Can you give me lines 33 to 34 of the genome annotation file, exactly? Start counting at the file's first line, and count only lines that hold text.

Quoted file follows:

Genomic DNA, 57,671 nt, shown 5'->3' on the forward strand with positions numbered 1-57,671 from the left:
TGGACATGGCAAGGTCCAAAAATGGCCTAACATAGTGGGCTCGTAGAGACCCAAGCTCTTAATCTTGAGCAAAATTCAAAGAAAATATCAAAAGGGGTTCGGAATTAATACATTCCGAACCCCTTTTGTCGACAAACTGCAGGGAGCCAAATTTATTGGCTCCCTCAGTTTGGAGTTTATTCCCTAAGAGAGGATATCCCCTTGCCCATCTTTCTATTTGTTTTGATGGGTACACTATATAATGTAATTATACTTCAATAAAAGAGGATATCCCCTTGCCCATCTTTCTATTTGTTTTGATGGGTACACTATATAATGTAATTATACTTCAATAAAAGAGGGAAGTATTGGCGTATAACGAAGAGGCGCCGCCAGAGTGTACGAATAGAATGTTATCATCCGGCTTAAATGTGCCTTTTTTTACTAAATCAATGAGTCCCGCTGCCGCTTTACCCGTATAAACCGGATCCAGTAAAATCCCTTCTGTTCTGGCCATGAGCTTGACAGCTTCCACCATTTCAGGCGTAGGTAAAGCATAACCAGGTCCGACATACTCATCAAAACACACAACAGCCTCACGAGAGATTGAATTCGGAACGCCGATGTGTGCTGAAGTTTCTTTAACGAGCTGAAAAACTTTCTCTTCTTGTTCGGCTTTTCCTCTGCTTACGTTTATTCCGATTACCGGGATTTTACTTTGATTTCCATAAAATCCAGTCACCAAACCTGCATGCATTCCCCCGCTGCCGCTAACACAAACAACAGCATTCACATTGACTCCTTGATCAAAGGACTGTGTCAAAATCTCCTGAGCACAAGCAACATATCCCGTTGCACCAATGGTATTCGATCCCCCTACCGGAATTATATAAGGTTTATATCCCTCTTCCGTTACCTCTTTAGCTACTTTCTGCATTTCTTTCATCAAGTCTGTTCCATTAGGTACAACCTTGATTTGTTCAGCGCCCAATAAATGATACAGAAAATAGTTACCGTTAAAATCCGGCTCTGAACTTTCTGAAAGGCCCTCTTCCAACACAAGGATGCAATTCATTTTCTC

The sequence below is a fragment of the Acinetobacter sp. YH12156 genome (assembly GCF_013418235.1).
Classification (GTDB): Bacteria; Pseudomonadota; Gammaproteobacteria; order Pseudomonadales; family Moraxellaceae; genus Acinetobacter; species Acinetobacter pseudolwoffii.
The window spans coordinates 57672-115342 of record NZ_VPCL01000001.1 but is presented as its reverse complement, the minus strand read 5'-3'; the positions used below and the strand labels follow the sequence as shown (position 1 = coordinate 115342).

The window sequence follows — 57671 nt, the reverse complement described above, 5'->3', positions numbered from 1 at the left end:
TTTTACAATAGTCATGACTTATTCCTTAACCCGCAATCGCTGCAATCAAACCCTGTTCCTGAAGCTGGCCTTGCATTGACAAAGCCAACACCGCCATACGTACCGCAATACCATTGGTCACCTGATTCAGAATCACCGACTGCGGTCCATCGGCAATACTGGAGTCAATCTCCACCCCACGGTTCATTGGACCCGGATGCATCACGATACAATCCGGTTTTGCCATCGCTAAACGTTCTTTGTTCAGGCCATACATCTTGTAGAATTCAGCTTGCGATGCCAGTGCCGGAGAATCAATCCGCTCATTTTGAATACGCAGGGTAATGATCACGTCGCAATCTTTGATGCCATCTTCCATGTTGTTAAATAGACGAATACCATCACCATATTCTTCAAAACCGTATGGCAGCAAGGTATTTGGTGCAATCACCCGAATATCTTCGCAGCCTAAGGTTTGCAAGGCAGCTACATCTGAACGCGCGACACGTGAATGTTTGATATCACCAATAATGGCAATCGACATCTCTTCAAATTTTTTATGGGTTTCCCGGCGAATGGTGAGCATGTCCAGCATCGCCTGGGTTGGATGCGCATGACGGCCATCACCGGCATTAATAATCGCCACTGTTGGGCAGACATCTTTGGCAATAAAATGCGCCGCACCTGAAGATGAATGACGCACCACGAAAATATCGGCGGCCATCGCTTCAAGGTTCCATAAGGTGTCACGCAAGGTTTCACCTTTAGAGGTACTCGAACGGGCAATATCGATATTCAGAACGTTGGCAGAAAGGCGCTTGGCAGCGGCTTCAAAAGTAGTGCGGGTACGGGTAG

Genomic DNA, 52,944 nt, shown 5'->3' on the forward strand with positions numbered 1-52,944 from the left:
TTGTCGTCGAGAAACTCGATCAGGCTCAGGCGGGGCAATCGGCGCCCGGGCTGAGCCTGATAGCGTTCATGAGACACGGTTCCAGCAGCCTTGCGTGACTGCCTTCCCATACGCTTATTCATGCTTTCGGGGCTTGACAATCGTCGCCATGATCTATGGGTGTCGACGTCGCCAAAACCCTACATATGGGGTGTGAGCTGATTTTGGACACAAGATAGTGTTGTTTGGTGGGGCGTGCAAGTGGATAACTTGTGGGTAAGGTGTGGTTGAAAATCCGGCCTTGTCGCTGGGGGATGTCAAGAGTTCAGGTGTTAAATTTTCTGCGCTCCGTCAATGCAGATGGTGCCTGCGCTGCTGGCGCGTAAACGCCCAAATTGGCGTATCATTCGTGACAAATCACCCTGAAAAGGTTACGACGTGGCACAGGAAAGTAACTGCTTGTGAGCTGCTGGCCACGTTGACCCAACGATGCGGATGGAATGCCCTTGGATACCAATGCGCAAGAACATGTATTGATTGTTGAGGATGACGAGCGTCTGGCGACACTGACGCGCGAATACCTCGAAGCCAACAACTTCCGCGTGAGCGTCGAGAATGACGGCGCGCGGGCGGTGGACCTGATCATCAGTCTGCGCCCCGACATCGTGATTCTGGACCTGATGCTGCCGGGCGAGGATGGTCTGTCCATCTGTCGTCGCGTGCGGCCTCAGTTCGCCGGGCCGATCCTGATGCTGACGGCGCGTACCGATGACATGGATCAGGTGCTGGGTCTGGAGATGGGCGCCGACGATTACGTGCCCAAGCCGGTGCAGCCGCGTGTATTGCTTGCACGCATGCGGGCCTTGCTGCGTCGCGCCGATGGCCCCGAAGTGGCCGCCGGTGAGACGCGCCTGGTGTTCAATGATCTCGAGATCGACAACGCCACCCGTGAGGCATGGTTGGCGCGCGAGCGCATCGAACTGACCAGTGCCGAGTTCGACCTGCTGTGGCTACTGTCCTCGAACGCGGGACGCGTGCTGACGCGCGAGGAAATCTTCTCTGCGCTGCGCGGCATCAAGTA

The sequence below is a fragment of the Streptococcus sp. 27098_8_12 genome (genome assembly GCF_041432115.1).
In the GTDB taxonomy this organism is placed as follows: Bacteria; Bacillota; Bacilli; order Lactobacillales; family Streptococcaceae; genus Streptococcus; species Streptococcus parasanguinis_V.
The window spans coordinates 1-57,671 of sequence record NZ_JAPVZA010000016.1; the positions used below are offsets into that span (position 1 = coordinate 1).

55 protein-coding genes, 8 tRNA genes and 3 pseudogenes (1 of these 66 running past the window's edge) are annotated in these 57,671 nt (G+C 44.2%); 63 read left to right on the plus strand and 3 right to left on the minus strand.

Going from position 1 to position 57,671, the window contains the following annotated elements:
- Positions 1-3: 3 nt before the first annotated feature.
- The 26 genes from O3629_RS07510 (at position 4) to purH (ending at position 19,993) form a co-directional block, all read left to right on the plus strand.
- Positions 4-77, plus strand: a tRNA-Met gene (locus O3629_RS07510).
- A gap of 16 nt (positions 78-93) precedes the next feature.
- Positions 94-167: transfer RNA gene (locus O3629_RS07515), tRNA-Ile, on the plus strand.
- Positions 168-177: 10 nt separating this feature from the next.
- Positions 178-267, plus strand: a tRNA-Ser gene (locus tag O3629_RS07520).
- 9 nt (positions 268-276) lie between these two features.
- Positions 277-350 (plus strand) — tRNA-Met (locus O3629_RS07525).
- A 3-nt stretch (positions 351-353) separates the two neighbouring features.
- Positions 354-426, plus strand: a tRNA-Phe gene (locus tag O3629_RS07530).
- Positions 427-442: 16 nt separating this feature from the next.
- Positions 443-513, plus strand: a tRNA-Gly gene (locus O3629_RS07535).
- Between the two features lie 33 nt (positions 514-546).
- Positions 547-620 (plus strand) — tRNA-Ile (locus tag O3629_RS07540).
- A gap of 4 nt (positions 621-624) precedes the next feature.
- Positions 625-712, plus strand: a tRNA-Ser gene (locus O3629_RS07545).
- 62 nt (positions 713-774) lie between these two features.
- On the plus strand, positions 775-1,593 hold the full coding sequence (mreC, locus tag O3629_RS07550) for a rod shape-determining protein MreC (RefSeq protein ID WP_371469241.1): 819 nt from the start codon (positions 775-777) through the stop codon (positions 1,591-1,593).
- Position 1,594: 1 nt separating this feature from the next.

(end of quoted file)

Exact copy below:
- On the plus strand, positions 775-1,593 hold the full coding sequence (mreC, locus tag O3629_RS07550) for a rod shape-determining protein MreC (RefSeq protein ID WP_371469241.1): 819 nt from the start codon (positions 775-777) through the stop codon (positions 1,591-1,593).
- Position 1,594: 1 nt separating this feature from the next.